The northeastern shore of the Sea of Galilee is a fertile plain where the feeding of the 5,000 likely took place. Israeli maps and excavators currently locate the New Testament city of Bethsaida at an ancient ruin known as “et-Tell.” The excavation team, headed by Rami Arav, is insistent that this site be identified with ancient Bethsaida. Others suggest that Bethsaida may be better located at el-Araj near the lakeshore.
There are many problems with the identification of et-Tell with Bethsaida, including:
- Distance from the Sea of Galilee
- Elevation of the site, about 20 feet (6 m) above the level of the lake in ancient times
- Lack of ancient remains from the 1st century AD, including significant pottery and coins
- Lack of buildings from the New Testament period. After 30 years of digging, excavators have identified only one Roman period house and another building they identify as a Roman temple. This latter identification is dubious.
In short, there is little to commend this site as being the Bethsaida mentioned by Josephus and the Bible. For more of the excavators’ perspective, see the links below. For more evidence against this identification, see Rainey and Notley, The Sacred Bridge, pp. 356–59.
House of the Fisherman
The most impressive remains at this site are the Iron Age gate and two large Hellenistic houses. The House of the Fisherman measures 4,300 square feet (400 sq m), and is believed to be a fisherman’s home based on the discovery of two types of lead net weights, a round lead weight of the so-called musket type, and a long, crooked needle. Among the coins discovered in the house were two silver didrachmae of Demetrius II.
House of Winemaker
This house (2,700 sq ft; 250 sq m) included an undisturbed wine cellar with four complete Hellenistic jars. In addition, a gold earring with the picture of an animal was found, as well as numerous examples of expensive imported vessels. A hook and some anchors were found in the house, as were three iron sickles.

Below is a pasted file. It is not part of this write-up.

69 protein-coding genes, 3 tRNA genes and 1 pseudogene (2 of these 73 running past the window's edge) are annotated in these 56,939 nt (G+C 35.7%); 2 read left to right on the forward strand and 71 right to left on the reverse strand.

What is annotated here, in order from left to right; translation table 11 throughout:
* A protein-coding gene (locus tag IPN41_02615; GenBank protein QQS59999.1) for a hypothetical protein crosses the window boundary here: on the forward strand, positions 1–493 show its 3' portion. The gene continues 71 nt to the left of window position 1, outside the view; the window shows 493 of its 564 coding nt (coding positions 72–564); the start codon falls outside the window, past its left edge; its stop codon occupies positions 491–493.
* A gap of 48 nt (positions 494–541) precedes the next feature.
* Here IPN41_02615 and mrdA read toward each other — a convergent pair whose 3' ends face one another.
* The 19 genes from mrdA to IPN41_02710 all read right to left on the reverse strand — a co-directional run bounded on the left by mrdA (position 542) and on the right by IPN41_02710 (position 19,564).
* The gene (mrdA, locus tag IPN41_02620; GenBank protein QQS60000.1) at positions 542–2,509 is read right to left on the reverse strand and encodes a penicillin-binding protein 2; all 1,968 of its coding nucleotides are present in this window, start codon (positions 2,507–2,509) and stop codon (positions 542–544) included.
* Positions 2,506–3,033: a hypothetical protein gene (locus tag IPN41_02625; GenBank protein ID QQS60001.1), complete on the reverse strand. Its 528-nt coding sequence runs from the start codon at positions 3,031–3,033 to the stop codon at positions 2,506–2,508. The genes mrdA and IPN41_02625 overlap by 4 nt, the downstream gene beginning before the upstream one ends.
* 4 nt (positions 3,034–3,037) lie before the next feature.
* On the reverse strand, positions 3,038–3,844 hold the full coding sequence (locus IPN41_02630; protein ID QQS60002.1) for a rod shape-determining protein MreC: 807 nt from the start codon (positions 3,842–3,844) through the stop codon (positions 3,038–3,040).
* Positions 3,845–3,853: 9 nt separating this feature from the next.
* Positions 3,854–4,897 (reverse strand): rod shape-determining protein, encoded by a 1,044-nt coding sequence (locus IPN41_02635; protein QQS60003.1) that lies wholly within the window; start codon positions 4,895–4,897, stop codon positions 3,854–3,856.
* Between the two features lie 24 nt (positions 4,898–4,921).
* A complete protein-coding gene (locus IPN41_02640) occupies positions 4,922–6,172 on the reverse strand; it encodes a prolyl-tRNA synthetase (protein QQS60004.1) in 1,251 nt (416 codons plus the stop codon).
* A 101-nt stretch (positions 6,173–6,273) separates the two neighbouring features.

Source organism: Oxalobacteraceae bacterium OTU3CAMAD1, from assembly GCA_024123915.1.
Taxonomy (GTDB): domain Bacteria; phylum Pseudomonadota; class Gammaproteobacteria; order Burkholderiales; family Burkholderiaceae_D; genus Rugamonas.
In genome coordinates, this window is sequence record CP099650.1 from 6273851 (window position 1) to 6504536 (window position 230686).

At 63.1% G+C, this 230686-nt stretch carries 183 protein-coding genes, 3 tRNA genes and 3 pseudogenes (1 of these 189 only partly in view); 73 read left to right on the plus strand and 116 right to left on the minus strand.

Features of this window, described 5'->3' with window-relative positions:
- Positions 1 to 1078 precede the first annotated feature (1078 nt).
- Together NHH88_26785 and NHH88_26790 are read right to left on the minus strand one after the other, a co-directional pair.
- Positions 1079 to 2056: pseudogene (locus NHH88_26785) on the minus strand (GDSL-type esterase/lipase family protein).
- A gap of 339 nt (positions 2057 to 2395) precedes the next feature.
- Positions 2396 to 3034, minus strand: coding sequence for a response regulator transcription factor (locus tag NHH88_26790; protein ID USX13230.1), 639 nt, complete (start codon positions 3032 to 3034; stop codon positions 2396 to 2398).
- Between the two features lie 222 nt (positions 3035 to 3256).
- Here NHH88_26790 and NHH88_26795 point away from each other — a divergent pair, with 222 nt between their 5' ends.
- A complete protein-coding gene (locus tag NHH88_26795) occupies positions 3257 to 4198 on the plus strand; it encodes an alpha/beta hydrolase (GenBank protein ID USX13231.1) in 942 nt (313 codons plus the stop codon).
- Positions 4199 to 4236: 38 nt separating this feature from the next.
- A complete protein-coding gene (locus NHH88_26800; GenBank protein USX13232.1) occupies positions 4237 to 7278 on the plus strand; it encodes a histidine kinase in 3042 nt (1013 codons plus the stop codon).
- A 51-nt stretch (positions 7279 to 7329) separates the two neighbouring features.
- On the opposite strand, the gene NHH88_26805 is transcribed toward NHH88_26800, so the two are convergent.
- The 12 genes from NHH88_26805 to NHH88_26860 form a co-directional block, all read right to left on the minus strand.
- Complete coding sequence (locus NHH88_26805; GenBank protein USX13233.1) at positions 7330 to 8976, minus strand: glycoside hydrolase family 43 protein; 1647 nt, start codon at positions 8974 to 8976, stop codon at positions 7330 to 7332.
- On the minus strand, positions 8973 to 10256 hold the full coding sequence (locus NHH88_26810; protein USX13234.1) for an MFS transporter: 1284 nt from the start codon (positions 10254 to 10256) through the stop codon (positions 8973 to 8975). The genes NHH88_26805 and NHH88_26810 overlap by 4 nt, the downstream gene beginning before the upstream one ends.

Feeding of the 5,000
The feeding of the 5,000 most likely took place on the Plain of Bethsaida. Mark 6:30 says the feeding took place at a “solitary place” and verse 39 says that the people sat down on “the green grass.” After this, however, Jesus made his disciples “go over to Bethsaida.” About 5 square miles (13 sq km) in area, the Plain of Bethsaida is very spacious and is crisscrossed by streams, aqueducts and irrigation canals. There are many flat hills on which it would be possible to seat large numbers of people.
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See historical photos of Bethsaida and the Sea of Galilee at Life in the Holy Land.
At BiblePlaces.com, see the related sites of Sea of Galilee, Capernaum, Chorazin, Cove of the Sower, Mt. of Beatitudes, and Tabgha.
Bethsaida Excavations Project (Official site) Offers concise descriptions of the history and location of the site as well as excellent photographs and descriptions of artifacts found during excavation.
Bethsaida Field Reports (University of Nebraska, Omaha) Official field reports of each dig season at et-Tell between 2003 and 2016; the page also includes links to pertinent articles about the site and its finds.
Bethsaida Excavations (PowerPoint slides in PDF format, from Rami Arav) Gives a detailed overview of et-Tell and 20 years of excavation history.
Where Is Biblical Bethsaida? (Bible History Daily) A brief discussion of el-Araj and et-Tell, both believed to be Bethsaida by their excavators, explaining the ongoing controversy and discoveries.
Bethsaida (Jewish Virtual Library) Highlights Bethsaida’s history during the biblical period and the Hellenistic/Roman periods, specifically relating to archaeology. See also Bethsaida (Jewish Virtual Library), concentrating on it as a Christian holy site.
Bethsaida (Into His Own) Brief encyclopedia-type article with internal links to articles on pertinent people and places.
Bethsaida: An Ancient Fishing Village on the shore of the Sea of Galilee (Israel MFA) Contains sections highlighting the Biblical Period and the Hellenistic/Roman Periods in the history of the site.
Biblical Sites: Is et-Tell Bethsaida? (Biblical Archaeology Report) Article discussing whether et-Tell is the best choice based on current evidence for biblical Bethsaida.
Biblical Sites: Is el-Araj Bethsaida? (Biblical Archaeology Report) Article discussing whether el-Araj is the best choice based on current evidence for biblical Bethsaida.
The Lost Home of Jesus’ Apostles Has Just Been Found (Haaretz) A 2017 report of excavations at el-Araj, including the discovery of a Roman bathhouse.
A Visit to the “Real” Bethsaida (Holy Land Photos) Carl Rasmussen details his 2019 visit to el-Araj, along with a few photos of the excavations there.
11th BCE City Gates Found at et-Tell (Jerusalem Post) A 2019 article regarding the 2018 discovery of city gates at et-Tell, with comments from lead archaeologist Rami Arav.